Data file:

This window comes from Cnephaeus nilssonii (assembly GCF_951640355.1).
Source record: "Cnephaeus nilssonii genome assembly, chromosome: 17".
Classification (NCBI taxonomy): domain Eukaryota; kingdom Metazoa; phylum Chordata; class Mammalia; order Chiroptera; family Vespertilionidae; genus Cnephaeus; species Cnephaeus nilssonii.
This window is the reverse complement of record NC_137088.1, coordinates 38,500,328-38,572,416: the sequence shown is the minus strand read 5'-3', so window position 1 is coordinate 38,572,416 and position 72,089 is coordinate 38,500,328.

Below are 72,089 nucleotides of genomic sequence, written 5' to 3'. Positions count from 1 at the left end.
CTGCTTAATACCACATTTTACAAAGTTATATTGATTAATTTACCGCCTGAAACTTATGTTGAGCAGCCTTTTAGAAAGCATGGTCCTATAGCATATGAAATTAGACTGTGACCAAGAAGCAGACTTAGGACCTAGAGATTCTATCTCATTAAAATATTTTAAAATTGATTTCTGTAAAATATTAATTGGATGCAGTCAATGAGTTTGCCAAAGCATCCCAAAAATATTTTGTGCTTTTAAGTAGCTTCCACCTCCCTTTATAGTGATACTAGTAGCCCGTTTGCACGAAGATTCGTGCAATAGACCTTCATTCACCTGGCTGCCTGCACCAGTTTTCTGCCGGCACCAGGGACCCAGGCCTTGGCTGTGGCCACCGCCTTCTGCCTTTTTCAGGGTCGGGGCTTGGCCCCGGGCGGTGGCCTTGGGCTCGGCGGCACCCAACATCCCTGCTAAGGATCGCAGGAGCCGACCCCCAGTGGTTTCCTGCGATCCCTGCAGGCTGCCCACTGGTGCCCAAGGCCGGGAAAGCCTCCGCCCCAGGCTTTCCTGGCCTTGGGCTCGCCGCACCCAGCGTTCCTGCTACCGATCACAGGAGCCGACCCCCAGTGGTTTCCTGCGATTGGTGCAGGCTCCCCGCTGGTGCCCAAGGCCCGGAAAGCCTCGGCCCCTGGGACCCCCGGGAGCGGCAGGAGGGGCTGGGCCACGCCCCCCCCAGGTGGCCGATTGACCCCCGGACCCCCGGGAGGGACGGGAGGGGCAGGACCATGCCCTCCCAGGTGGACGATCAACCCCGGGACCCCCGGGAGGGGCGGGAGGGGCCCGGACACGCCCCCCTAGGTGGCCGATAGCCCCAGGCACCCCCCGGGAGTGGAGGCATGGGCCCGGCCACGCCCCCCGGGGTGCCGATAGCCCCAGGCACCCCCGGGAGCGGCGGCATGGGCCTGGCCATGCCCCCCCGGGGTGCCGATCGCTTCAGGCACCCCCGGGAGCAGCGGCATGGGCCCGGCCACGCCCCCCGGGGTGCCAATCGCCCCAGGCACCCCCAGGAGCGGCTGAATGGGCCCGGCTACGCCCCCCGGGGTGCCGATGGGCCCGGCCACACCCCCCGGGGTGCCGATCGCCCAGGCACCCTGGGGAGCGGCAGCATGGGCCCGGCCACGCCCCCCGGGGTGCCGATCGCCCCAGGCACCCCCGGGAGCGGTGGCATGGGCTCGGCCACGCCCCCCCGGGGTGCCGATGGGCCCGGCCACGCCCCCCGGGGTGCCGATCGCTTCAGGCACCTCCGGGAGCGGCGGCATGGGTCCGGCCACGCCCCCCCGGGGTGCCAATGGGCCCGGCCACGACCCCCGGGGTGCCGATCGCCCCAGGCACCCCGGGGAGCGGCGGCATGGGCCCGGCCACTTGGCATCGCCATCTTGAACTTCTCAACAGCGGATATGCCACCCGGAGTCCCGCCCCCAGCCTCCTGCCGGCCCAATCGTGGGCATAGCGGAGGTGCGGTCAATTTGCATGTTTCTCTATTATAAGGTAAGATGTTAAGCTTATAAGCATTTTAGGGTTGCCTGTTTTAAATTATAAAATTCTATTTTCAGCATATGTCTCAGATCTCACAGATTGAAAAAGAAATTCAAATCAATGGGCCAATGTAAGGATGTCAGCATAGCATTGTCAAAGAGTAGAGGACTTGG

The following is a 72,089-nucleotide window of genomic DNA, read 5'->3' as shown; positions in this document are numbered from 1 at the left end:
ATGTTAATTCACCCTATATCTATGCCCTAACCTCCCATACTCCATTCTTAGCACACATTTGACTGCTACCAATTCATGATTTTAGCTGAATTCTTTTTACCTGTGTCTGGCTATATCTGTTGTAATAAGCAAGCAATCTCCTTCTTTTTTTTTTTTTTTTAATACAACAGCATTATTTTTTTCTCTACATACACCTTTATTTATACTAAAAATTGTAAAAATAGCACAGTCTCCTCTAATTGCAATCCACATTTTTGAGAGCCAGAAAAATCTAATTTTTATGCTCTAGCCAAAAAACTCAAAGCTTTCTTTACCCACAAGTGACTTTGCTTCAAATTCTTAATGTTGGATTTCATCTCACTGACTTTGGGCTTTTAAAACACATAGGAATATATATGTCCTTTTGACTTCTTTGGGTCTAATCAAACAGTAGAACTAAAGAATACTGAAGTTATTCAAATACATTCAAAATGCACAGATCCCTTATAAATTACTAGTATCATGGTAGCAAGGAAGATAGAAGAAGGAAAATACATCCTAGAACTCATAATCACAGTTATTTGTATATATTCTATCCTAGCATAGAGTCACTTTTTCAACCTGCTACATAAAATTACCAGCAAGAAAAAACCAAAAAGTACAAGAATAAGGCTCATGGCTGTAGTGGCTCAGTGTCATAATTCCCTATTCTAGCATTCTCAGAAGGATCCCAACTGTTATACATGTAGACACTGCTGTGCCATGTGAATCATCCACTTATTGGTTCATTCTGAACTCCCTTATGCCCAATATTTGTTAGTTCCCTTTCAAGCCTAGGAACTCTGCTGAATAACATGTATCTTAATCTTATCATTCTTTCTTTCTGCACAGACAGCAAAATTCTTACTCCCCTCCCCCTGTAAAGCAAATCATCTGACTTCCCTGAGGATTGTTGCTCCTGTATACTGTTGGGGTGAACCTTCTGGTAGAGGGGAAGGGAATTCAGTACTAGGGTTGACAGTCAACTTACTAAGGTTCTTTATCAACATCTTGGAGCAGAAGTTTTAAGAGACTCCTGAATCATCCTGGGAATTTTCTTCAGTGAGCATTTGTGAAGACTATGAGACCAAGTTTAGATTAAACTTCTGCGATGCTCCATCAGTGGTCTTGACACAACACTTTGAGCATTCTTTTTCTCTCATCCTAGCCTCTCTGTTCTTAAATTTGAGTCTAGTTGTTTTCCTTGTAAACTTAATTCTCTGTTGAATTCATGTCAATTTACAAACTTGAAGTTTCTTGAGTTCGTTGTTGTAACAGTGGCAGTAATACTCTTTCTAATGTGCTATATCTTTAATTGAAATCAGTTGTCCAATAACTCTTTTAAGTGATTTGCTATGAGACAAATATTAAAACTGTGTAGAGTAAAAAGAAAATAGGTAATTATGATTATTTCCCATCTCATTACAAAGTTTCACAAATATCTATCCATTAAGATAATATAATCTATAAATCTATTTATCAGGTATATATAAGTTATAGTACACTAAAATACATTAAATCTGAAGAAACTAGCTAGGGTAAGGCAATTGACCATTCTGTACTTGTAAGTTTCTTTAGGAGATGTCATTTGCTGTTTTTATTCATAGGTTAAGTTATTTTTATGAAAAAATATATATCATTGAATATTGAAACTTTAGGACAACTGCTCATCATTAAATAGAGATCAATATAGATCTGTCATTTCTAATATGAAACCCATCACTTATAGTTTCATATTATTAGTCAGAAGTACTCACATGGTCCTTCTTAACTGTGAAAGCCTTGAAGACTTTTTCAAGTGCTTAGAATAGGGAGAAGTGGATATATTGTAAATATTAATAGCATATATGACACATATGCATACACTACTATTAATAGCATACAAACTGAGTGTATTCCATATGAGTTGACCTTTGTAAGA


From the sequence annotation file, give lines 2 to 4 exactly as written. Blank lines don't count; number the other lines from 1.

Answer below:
Source record: "Cnephaeus nilssonii genome assembly, chromosome: 17".
Classification (NCBI taxonomy): domain Eukaryota; kingdom Metazoa; phylum Chordata; class Mammalia; order Chiroptera; family Vespertilionidae; genus Cnephaeus; species Cnephaeus nilssonii.
This window is the reverse complement of record NC_137088.1, coordinates 38,500,328-38,572,416: the sequence shown is the minus strand read 5'-3', so window position 1 is coordinate 38,572,416 and position 72,089 is coordinate 38,500,328.